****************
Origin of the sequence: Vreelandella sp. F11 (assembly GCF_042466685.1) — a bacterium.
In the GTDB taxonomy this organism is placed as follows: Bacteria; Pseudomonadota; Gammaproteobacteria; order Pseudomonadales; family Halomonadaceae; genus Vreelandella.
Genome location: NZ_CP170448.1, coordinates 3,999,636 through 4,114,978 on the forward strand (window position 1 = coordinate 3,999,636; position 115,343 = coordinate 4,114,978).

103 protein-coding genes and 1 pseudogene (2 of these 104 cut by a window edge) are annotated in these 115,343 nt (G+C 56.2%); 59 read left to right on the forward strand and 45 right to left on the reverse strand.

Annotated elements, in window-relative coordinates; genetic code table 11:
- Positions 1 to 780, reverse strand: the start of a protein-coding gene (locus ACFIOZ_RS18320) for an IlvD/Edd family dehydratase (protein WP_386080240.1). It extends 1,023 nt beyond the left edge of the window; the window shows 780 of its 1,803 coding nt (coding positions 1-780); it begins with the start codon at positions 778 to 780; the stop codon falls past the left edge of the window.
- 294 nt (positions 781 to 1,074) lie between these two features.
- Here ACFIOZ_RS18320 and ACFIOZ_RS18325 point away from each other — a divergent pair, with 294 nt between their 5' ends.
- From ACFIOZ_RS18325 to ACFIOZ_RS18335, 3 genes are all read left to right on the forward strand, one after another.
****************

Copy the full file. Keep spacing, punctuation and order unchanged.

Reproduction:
Origin of the sequence: Vreelandella sp. F11 (assembly GCF_042466685.1) — a bacterium.
In the GTDB taxonomy this organism is placed as follows: Bacteria; Pseudomonadota; Gammaproteobacteria; order Pseudomonadales; family Halomonadaceae; genus Vreelandella.
Genome location: NZ_CP170448.1, coordinates 3,999,636 through 4,114,978 on the forward strand (window position 1 = coordinate 3,999,636; position 115,343 = coordinate 4,114,978).

103 protein-coding genes and 1 pseudogene (2 of these 104 cut by a window edge) are annotated in these 115,343 nt (G+C 56.2%); 59 read left to right on the forward strand and 45 right to left on the reverse strand.

Annotated elements, in window-relative coordinates; genetic code table 11:
- Positions 1 to 780, reverse strand: the start of a protein-coding gene (locus ACFIOZ_RS18320) for an IlvD/Edd family dehydratase (protein WP_386080240.1). It extends 1,023 nt beyond the left edge of the window; the window shows 780 of its 1,803 coding nt (coding positions 1-780); it begins with the start codon at positions 778 to 780; the stop codon falls past the left edge of the window.
- 294 nt (positions 781 to 1,074) lie between these two features.
- Here ACFIOZ_RS18320 and ACFIOZ_RS18325 point away from each other — a divergent pair, with 294 nt between their 5' ends.
- From ACFIOZ_RS18325 to ACFIOZ_RS18335, 3 genes are all read left to right on the forward strand, one after another.